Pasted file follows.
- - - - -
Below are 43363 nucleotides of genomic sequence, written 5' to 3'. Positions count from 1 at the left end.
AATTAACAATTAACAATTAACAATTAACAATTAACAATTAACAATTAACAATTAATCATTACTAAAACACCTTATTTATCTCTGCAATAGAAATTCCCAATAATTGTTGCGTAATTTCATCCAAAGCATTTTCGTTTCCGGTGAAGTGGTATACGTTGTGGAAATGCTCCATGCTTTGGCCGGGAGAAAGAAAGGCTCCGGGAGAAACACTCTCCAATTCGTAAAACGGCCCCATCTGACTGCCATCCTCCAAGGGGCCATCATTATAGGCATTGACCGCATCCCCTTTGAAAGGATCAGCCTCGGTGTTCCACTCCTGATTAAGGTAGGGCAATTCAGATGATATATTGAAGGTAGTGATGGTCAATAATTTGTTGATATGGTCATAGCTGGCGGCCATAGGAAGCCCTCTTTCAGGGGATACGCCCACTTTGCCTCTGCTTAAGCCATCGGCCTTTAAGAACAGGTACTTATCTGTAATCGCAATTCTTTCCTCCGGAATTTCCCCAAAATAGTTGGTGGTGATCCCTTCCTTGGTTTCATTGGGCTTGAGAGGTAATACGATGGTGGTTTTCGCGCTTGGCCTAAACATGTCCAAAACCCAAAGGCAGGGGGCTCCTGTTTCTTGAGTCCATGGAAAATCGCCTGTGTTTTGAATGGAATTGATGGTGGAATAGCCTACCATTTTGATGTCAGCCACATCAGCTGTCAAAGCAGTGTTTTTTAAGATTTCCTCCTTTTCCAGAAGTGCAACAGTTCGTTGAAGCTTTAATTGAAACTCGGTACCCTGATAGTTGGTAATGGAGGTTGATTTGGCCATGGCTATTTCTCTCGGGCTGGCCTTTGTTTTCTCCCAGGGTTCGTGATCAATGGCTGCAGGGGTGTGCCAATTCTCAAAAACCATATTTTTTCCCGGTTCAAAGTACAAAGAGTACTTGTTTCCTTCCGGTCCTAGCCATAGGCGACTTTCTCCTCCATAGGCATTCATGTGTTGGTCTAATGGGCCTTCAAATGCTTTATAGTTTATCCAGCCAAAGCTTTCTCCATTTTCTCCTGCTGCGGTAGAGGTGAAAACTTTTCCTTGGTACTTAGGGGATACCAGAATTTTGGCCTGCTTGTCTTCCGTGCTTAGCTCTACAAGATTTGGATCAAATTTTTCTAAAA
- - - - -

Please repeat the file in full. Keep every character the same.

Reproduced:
Below are 43363 nucleotides of genomic sequence, written 5' to 3'. Positions count from 1 at the left end.
AATTAACAATTAACAATTAACAATTAACAATTAACAATTAACAATTAACAATTAATCATTACTAAAACACCTTATTTATCTCTGCAATAGAAATTCCCAATAATTGTTGCGTAATTTCATCCAAAGCATTTTCGTTTCCGGTGAAGTGGTATACGTTGTGGAAATGCTCCATGCTTTGGCCGGGAGAAAGAAAGGCTCCGGGAGAAACACTCTCCAATTCGTAAAACGGCCCCATCTGACTGCCATCCTCCAAGGGGCCATCATTATAGGCATTGACCGCATCCCCTTTGAAAGGATCAGCCTCGGTGTTCCACTCCTGATTAAGGTAGGGCAATTCAGATGATATATTGAAGGTAGTGATGGTCAATAATTTGTTGATATGGTCATAGCTGGCGGCCATAGGAAGCCCTCTTTCAGGGGATACGCCCACTTTGCCTCTGCTTAAGCCATCGGCCTTTAAGAACAGGTACTTATCTGTAATCGCAATTCTTTCCTCCGGAATTTCCCCAAAATAGTTGGTGGTGATCCCTTCCTTGGTTTCATTGGGCTTGAGAGGTAATACGATGGTGGTTTTCGCGCTTGGCCTAAACATGTCCAAAACCCAAAGGCAGGGGGCTCCTGTTTCTTGAGTCCATGGAAAATCGCCTGTGTTTTGAATGGAATTGATGGTGGAATAGCCTACCATTTTGATGTCAGCCACATCAGCTGTCAAAGCAGTGTTTTTTAAGATTTCCTCCTTTTCCAGAAGTGCAACAGTTCGTTGAAGCTTTAATTGAAACTCGGTACCCTGATAGTTGGTAATGGAGGTTGATTTGGCCATGGCTATTTCTCTCGGGCTGGCCTTTGTTTTCTCCCAGGGTTCGTGATCAATGGCTGCAGGGGTGTGCCAATTCTCAAAAACCATATTTTTTCCCGGTTCAAAGTACAAAGAGTACTTGTTTCCTTCCGGTCCTAGCCATAGGCGACTTTCTCCTCCATAGGCATTCATGTGTTGGTCTAATGGGCCTTCAAATGCTTTATAGTTTATCCAGCCAAAGCTTTCTCCATTTTCTCCTGCTGCGGTAGAGGTGAAAACTTTTCCTTGGTACTTAGGGGATACCAGAATTTTGGCCTGCTTGTCTTCCGTGCTTAGCTCTACAAGATTTGGATCAAATTTTTCTAAAA